As you may have noticed, propensity score methods are an iterative process: we check variable balance, model propensity scores, perform weighting, then check balance again. If imbalance still exists, we can change the propensity score model. A main assumption of propensity score weighting is that we’ve modeled the propensity scores correctly — a poor model could lead to biased estimates of the treatment effect!
Let’s update our propensity score model from the student sleep data to see if imbalances between groups can be reduced further.
The initial propensity score model only included the
stress variable as a predictor of meditation, but what happens if we add the
graduate variable as a second predictor? We need to update the formula in the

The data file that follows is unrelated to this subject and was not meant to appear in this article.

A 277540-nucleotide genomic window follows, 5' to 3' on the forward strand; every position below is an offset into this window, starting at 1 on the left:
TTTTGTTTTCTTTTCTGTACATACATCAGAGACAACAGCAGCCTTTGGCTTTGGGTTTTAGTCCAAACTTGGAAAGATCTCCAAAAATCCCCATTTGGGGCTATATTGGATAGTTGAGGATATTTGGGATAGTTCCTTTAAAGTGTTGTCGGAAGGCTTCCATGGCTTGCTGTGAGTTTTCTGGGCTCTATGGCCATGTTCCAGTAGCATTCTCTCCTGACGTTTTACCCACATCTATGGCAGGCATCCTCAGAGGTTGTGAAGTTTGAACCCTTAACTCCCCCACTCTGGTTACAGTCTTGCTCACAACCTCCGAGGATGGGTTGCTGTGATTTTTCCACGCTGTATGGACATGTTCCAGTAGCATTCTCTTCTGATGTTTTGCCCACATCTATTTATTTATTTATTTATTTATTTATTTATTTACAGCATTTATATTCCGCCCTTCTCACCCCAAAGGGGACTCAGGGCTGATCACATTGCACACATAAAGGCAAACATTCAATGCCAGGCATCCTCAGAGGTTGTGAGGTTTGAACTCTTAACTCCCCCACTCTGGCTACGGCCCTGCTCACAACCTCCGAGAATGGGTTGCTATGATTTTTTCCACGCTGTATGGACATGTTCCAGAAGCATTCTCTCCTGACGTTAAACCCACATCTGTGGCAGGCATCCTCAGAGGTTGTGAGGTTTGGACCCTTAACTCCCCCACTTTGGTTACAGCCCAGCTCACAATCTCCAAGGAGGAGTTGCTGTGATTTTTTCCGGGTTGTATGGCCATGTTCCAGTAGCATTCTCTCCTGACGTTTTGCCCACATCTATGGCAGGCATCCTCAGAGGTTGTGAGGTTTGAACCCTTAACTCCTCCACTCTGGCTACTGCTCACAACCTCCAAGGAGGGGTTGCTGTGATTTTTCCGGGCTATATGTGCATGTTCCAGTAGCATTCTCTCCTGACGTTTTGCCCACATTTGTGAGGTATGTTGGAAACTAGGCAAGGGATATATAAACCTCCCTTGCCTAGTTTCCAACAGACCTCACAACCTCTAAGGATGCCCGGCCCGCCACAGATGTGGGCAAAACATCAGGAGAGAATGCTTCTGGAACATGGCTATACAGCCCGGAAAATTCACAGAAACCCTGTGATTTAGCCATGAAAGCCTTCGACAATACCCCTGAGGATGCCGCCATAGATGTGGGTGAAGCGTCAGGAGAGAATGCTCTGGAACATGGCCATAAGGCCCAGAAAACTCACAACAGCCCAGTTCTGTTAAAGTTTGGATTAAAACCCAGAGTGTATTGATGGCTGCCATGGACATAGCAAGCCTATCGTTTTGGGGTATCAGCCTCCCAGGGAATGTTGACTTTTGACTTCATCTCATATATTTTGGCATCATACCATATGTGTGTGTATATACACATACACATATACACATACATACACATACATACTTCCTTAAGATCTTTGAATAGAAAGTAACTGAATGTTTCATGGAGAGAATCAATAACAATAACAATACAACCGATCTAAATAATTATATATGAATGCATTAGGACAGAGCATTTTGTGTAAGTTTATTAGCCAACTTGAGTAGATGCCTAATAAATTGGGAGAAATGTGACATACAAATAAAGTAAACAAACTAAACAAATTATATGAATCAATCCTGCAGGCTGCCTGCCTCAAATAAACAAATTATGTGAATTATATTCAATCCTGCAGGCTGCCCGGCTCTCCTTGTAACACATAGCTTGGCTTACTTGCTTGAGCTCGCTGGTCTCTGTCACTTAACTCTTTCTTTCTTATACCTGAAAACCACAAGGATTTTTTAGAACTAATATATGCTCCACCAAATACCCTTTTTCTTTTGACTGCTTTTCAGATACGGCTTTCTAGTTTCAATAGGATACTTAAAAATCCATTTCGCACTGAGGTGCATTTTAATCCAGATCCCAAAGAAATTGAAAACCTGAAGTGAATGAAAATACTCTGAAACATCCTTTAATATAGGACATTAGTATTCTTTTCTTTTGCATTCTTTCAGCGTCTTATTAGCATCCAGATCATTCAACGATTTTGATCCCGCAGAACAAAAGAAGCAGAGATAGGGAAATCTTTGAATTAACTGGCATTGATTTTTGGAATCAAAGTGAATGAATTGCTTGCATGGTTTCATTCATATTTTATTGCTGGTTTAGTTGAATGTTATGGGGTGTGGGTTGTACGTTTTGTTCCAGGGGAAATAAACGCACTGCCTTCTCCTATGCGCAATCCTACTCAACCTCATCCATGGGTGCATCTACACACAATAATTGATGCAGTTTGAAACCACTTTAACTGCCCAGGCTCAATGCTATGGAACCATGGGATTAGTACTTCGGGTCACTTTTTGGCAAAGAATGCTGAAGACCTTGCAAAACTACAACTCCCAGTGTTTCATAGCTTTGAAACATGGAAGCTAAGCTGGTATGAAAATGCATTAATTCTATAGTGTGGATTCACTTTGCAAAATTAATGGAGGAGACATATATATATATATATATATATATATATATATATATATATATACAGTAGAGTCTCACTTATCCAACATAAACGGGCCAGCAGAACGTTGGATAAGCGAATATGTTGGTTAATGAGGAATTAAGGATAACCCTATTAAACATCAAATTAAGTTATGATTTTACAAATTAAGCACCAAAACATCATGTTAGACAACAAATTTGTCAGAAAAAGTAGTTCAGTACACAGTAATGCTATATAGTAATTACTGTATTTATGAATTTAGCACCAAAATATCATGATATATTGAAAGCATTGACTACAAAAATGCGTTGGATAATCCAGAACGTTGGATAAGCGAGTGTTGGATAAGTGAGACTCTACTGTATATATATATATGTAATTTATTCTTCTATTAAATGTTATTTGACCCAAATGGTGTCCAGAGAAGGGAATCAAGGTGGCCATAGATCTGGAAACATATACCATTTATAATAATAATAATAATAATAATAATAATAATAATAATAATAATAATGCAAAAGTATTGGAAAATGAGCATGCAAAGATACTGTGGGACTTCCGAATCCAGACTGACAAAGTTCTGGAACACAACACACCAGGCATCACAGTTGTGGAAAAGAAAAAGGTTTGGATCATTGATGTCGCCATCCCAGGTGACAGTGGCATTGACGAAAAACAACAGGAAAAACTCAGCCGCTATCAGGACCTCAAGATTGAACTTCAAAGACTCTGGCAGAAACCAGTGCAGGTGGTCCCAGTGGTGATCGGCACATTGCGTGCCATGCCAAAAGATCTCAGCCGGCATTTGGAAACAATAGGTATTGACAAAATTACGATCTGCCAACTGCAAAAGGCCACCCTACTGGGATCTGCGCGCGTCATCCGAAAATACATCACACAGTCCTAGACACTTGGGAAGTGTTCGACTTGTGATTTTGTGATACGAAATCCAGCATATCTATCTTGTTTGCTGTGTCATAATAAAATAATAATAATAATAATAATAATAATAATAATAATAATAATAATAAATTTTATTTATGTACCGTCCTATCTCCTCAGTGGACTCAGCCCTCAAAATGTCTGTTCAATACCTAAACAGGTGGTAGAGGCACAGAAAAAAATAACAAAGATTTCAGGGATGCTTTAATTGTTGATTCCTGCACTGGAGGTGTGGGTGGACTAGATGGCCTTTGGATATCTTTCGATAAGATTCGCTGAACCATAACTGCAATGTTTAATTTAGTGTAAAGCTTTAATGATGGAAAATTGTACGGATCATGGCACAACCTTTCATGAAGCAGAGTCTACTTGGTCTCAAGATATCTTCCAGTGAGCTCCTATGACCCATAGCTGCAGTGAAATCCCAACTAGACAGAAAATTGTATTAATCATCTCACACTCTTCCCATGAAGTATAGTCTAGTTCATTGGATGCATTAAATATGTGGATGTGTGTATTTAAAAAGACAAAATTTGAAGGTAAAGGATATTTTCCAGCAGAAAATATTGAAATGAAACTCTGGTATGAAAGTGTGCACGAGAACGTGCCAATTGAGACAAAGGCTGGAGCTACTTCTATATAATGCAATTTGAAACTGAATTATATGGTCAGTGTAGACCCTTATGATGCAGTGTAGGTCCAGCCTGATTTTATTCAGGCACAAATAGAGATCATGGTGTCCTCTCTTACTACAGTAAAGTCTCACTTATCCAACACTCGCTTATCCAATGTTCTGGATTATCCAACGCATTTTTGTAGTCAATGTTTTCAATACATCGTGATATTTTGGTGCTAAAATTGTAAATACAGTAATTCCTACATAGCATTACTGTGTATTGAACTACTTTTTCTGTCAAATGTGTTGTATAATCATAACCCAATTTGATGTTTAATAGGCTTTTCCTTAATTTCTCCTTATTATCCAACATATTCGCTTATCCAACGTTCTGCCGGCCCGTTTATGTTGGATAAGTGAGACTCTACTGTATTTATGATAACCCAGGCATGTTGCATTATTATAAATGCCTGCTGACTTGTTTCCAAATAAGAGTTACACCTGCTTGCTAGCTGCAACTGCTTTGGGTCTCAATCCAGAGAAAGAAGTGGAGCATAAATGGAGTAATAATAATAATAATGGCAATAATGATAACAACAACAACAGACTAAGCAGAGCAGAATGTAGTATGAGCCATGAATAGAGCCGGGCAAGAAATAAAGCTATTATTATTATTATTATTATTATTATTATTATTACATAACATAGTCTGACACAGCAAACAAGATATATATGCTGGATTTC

# import library library(WeightIt) # update weightit object iptw_sleep_update <- weightit( #new formula formula = meditate ~ stress + graduate, data = sleep_data, estimand = "ATT", method = "ps" )
We re-check balance again to see if the new propensity score model produces a better balance between groups.
# import library library(cobalt) # create Love plot of updated model love.plot( x = iptw_sleep_update, #updated model, binary = "std", #show SMD thresholds = c(m = 0.1), #guidelines colors = c("#E69F00", "#009E73") #fill colors )
Success! Both plots show that this new propensity score model produces improved balance. The SMDs now fall between -0.1 and 0.1.
Note that it can take multiple tries to find a good propensity score model. If we needed to further refine our model, we might add more complex terms to the equation, such as polynomial terms or interactions.
formula argument of the
weightit model to add the
heart_attack variable to the propensity score model as a predictor of low ejection fraction. Then uncomment and run the code to assign the output to
Create a new Love plot showing the standardized mean differences and thresholds of ±0.1 using the updated
weightit model. Save your plot as
love_update and inspect the plot. Did your new model improve the balance?